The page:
What makes a good ad?

I recently clicked on this ad from my profile:

Example of engaging LinkedIn ad
The title makes me say “Yes I am” and the description suggests that I will need to complete a form. I’m curious to know what the Bristol Who’s Who is so I clicked. This is what you see:

LinkedIn ad example
The message is tailored to me (CSU alumni) and there is a form that can be filled out quickly with my LinkedIn details – my expectations have been met. The page explains the benefits of joining and reassures me that there is no charge or obligation to apply. The form also worked.

The page you send to visitors to should speak to them exactly about the ad content – they will expect it and will not linger if the page isn’t relevant.

By using a campaign URL (see below), you will be able to track this audience’s behaviour. If the bounce rate is high and the time on site low, then your landing pages are wrong and need to be changed. Make sure that your website isn’t harming your conversion rate.

Building campaign URLs

The URL for the page I went to uses campaign code so Bristol can track how alumni are responding:

Breaking it down:

  • Source – LinkedIn: This is where I clicked from so it will count this in the source and channel of Google Analytics.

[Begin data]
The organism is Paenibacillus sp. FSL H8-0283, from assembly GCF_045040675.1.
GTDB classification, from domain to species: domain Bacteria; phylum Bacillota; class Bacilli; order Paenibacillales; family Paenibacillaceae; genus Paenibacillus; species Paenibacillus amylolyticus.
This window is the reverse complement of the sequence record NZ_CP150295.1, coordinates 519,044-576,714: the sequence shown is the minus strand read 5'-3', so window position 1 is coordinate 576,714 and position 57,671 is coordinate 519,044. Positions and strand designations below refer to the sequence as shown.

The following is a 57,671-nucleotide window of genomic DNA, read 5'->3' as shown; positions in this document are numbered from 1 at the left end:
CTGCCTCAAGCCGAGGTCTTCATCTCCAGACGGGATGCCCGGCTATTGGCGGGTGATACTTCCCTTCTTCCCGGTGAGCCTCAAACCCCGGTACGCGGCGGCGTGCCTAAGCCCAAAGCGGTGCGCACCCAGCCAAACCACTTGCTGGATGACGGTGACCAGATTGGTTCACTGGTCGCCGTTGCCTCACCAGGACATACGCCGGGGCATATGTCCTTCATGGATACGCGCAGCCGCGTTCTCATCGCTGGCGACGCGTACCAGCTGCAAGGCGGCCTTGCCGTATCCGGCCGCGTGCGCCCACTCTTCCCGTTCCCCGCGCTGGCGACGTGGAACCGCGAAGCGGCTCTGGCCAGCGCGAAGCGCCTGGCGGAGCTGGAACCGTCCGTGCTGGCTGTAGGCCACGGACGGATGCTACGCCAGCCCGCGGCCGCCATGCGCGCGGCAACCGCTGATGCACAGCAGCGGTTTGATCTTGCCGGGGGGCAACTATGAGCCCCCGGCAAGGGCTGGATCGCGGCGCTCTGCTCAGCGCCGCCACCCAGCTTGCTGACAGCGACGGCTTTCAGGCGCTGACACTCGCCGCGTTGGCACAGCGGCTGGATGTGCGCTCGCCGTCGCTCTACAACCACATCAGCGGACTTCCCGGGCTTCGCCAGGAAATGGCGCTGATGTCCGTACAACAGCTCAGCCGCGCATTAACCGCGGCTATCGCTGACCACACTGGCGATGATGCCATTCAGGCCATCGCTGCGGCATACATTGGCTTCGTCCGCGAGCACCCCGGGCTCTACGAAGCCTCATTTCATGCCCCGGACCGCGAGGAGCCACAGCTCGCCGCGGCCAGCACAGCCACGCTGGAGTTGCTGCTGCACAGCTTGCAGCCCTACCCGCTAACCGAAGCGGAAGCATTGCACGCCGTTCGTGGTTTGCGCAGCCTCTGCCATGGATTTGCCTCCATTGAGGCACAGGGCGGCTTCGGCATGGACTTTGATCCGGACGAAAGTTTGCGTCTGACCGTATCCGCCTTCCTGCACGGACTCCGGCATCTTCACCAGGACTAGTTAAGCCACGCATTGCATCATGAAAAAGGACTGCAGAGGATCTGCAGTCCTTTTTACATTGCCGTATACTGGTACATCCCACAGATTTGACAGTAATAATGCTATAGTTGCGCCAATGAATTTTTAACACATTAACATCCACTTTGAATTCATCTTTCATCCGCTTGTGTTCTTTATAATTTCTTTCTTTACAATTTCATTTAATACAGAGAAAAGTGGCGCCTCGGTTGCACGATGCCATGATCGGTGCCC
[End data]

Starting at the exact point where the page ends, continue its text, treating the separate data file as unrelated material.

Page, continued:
• Medium – NA: They’ve chosen not to tag this but you could add CPC (I usually do).
  • Content – Ad2: They can easily identify what ads are clicked on and which convert.
  • Campaign – By+College+Colorado+State&text1_=Colorado%20State%20University&text2_=Alumni: Again, they can identify the behaviour of visitors based on what college they are alumni from. If one college has low conversion then they could try different adverts or a different approach altogether.

When you use code like this, it will appear under the Acquisitions >Campaigns tab in Google Analytics:

Campaign URLs showing in Google Analytics

I can easily identify the campaign and what the most successful source and medium is. You can generate this campaign code by using a URL builder.

When you’ve generated the code add them to your advert spreadsheet for the relevant advert so you can track behaviour and results.

Step 5: Set-up and target

After planning and writing your ads and landing pages, it’s now time to start the ads:

  • Log into your LinkedIn ads manager and click on Create new campaign.  Select “Create an ad”.
  • Name your campaign sensibly, e.g. Campaign1: London – Service Name.
  • Copy and paste the ads from the spreadsheet – LinkedIn helpfully generates a preview on the right-hand side as you do this.

When all ads are copied over, click next.


  • Based on your initial plan (Step 1), select who you are targeting.
    setting up audience targeting on LinkedIn ads
  • The audience number will alter depending on what you select. If you do decide to change the audience based on numbers, review your ads to make sure they are suitable.

Step 6: Budget

LinkedIn gives you two choices:

  • Cost per click (CPC)
  • Cost per impression (CPI)

I prefer CPC because it either ends up being cheaper or the same as CPI.

How much should I bid?